The Low Uric Acid Backcross Project
Many breeders believe that there was a genetic mutation that caused for the spots of Dalmatians to become bolder and more appealing to the eye back in the mid 1900’s. When this took place, breeders continued to breed to this line as they thought that they were improving the breed and its spotting pattern. There was also a mutation that changed the uric acid metabolism that made it harder for these Dalmatians to process purines. The mutation for this new and attractive spotting is on the same loci as the gene that causes the high uric acid (HUA). HUA Dalmatians are prone to uric acid crystals in the bladder. When breeding to this line of Dalmatians with attractive spotting, the breeders were unknowingly introducing the mutation for urate stones into the breed as well.
If these crystals are not evacuated by flushing out the bladder with large drinks of water, the crystals can build up and turn to stones. If a stone(s) gets caught in the urethra of the dog, he/she will not be able to urinate and will need to be taken to a veterinarian. Although there can be several approaches to solve this issue, the most common way is to perform a surgery that will remove the stone(s). This surgery comes along with about a six-week recovery time, depending on the dog itself. Males are more susceptible to block with a urate stone than females, because of their anatomy. They have a long and narrow urethra that can cause a small stone to get stuck much more easily than a female’s urethra that is shorter and wider.
Back in 1940, Keeler, who was a researcher could not find a Dalmatian with normal uric acid in the United Kingdom or in the United States of America to breed to. After much research, Robert Schaible Ph. D., who was a long time Dalmatian breeder, began to think of ways to reintroduce the gene that eliminates uric acid stones, which is known as the hyperuricosuria (SCL2A9) or more commonly known as the Low Uric Acid (LUA) gene, back into the gene pool. He bred a Dalmatian to a Collie in hopes that he could start his backcross project. He was also researching other breeds that could have been incorporated into the breed as well. In 1973, he bred a champion Pointer to a Dalmatian. This was the best way to reintroduce this good LUA gene back into the Dalmatian breed. This outcross only happened one time. He had started a new line of LUA Dalmatians that were not able to produce uric acid stones. Since that outcross breeding (Pointer – Dalmatian) there have only ever been Dalmatians bred into this line. Practices like this were common in the American Kennel Club to introduce a trait or gene into a breed that would improve it, back before the 1900’s. Back then, after three generations were passed, the decedents were able to be registered and compete in the conformation and performance rings. Sadly, this practice was not accepted when the Backcross Project started. The United Kennel Club (UKC) approved this line and had a club that was all pro LUA. Dalmatians of North America (DNA) was filled with great representations of the breed that also had healthy bladders. LUA Dalmatians were accepted by the American Kennel Club in 2011 after a long debate on whether or not these dogs, that were now 99.999% Dalmatian, were considered pure bred or not.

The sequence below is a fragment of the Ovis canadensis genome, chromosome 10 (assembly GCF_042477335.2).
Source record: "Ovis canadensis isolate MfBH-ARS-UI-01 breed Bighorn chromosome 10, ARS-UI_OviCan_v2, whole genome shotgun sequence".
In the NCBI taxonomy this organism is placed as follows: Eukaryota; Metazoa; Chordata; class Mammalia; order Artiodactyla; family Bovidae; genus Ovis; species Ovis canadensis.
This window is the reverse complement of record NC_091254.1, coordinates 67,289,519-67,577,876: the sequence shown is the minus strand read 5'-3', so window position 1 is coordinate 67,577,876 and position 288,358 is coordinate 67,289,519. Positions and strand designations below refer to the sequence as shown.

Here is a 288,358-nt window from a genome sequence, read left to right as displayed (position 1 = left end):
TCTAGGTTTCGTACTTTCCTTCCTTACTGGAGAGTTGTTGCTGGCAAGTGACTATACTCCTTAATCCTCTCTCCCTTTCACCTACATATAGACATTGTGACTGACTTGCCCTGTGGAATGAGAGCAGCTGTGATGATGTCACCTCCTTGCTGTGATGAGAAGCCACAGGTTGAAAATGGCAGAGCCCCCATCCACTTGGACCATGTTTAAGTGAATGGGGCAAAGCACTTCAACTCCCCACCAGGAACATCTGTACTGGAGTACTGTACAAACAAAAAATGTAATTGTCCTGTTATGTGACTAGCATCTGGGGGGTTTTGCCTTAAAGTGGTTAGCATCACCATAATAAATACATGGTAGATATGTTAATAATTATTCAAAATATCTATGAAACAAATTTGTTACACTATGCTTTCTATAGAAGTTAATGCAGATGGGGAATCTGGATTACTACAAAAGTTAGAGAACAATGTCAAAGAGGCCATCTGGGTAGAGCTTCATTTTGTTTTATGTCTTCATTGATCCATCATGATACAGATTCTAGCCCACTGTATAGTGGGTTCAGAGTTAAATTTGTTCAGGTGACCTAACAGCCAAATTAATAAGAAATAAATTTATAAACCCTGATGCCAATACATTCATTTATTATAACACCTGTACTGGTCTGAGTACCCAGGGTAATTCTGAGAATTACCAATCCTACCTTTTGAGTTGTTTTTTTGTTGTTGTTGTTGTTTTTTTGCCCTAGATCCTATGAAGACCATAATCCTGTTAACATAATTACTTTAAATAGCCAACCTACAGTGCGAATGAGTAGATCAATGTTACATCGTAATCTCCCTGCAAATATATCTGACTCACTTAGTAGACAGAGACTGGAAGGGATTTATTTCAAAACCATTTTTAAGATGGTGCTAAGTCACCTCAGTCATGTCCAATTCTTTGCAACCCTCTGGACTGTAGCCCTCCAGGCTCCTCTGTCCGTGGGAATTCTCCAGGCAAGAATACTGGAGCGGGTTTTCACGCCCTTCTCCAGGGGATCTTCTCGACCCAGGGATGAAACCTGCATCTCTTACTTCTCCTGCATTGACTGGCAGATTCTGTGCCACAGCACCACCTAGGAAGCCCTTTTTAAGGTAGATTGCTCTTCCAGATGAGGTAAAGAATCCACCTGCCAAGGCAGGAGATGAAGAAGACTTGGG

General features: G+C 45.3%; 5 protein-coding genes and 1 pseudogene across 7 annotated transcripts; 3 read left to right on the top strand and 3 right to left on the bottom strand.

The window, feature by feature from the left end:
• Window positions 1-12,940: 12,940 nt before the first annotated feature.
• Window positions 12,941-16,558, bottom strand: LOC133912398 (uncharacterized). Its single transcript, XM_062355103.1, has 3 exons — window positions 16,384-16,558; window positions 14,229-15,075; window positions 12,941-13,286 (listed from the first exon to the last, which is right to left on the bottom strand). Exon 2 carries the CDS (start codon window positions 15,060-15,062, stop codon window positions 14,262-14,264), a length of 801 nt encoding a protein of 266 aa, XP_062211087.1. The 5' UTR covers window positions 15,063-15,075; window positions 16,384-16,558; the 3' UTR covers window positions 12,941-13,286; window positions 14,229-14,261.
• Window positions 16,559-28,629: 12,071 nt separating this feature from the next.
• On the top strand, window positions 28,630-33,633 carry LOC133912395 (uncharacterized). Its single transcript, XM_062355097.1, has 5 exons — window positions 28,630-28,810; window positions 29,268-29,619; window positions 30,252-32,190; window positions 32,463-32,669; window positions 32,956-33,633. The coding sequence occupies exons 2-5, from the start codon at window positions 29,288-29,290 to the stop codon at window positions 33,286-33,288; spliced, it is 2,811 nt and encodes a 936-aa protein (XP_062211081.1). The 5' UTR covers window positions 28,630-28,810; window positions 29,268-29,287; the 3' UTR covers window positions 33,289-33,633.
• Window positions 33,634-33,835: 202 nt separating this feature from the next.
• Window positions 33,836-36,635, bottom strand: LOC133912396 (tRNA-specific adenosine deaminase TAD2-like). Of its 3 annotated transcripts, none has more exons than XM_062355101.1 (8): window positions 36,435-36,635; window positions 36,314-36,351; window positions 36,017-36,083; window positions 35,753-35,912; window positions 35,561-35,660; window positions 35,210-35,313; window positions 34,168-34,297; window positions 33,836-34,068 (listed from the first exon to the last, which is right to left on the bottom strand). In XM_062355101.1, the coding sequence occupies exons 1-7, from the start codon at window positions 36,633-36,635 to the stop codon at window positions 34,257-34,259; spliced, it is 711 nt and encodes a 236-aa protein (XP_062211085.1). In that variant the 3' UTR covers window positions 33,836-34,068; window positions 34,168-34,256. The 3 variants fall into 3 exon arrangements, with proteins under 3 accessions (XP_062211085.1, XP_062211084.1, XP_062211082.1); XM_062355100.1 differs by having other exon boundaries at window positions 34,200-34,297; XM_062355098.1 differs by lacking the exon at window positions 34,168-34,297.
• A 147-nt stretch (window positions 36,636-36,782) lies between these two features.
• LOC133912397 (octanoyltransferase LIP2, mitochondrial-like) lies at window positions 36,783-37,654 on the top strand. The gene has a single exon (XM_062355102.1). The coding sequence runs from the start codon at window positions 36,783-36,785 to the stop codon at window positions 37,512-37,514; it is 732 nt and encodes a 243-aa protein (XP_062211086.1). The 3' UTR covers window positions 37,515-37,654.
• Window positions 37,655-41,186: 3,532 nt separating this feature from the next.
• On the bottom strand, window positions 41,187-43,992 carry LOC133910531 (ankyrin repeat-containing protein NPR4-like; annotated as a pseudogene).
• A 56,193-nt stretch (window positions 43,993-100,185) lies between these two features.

Stocklore Hybrid (First Generation LUA Dalmatian)
(Pointer – Dalmatian Pedigree)
As Robert Schaible Ph. D. continued his project, he earned the support of fellow breeders who believed in his work. At the same time, a lot of people resented the idea and called his dogs “mutts.” While these dogs are decedents of two different breeds that were brought together to fix a health problem that has affecetd the breed in its entirety, there are many breeds that were created the exact same way, such as the Doberman Pincher. As more people learned about the backcross project, more breeders introduced this line of Dalmatians into their kennel, and suddenly there were LUA Dalmatians all over the United States. Breeders have been able to widen the gene pool so much that the project is now worldwide. Semen was shipped to many different countries from different dogs to allow for them to introduce this good LUA gene into their lines as well.
Some breeders began to breed LUA Dalmatians to other LUA Dalmatians to increase the chances of producing more dogs with healthy bladders. Since the LUA Gene is dominant, the dog only needs to have one copy of it to be protected from urate stones and crystals. If the dog has two copies, that means that all of his/her offspring will have at least one copy as well, and none of them will be able to produce urate stones. When breeders talk about the LUA gene specifically, it is represented as N/N (Homozygous LUA), N/hu (Heterozygous LUA), or hu/hu (Homozygous HUA).
Below is a punnent square. To find out the probability of having LUA Dalmatians within one litter, follow one parent’s genotype and connect it to the other parent’s genotype. Then you will have the probability of LUA offspring within that litter.